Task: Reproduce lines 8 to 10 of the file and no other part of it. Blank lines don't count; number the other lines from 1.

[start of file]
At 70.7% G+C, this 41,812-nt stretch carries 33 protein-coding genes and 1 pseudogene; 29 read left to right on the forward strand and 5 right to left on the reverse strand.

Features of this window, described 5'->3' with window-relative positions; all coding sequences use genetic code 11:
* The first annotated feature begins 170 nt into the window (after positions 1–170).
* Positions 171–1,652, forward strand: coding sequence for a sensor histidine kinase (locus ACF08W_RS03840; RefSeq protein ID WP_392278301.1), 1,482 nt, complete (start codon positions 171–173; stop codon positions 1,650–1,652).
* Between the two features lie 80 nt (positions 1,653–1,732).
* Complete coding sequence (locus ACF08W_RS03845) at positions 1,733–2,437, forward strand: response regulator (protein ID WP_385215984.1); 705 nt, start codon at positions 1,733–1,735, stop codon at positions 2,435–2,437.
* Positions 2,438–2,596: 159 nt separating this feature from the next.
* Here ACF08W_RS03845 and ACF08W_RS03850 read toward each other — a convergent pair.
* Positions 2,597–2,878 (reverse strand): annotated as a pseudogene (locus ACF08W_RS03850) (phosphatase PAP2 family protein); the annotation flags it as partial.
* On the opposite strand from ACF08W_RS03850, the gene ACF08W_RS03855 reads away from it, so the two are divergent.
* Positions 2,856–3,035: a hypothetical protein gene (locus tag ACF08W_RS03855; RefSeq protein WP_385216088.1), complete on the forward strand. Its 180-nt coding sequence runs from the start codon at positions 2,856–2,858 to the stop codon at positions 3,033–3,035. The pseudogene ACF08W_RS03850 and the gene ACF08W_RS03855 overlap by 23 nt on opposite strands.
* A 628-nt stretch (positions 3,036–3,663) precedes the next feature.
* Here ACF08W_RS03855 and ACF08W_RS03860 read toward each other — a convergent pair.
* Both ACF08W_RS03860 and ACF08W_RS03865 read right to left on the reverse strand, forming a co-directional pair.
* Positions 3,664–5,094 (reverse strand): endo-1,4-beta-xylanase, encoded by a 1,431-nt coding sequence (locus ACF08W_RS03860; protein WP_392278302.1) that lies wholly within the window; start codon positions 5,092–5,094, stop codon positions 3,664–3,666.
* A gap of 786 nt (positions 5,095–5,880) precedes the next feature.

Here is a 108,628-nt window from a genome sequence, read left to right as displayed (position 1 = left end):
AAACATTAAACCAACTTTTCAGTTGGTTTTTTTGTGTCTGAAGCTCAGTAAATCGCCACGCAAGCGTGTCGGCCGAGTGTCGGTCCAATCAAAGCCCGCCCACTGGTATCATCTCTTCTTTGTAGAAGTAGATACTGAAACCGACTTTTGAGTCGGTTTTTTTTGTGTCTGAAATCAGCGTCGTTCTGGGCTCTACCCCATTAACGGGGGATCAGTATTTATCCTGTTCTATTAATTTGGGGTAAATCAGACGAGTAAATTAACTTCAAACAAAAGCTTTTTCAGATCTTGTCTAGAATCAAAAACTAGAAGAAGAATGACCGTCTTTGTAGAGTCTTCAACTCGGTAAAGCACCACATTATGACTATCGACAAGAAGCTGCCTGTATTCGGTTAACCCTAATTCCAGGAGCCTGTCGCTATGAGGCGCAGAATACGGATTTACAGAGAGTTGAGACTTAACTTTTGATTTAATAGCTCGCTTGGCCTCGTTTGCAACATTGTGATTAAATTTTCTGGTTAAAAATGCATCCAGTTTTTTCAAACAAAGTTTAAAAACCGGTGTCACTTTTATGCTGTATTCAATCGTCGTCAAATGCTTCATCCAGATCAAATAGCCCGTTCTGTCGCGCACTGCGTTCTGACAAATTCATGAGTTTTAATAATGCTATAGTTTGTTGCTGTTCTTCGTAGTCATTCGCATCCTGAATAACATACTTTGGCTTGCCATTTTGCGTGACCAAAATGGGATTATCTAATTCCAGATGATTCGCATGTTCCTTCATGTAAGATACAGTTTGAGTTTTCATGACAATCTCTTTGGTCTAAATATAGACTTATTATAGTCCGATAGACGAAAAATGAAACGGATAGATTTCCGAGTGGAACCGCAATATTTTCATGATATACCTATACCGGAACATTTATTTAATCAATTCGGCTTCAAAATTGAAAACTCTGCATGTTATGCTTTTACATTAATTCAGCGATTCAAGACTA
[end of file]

* Here ACF08W_RS03845 and ACF08W_RS03850 read toward each other — a convergent pair.
* Positions 2,597–2,878 (reverse strand): annotated as a pseudogene (locus ACF08W_RS03850) (phosphatase PAP2 family protein); the annotation flags it as partial.
* On the opposite strand from ACF08W_RS03850, the gene ACF08W_RS03855 reads away from it, so the two are divergent.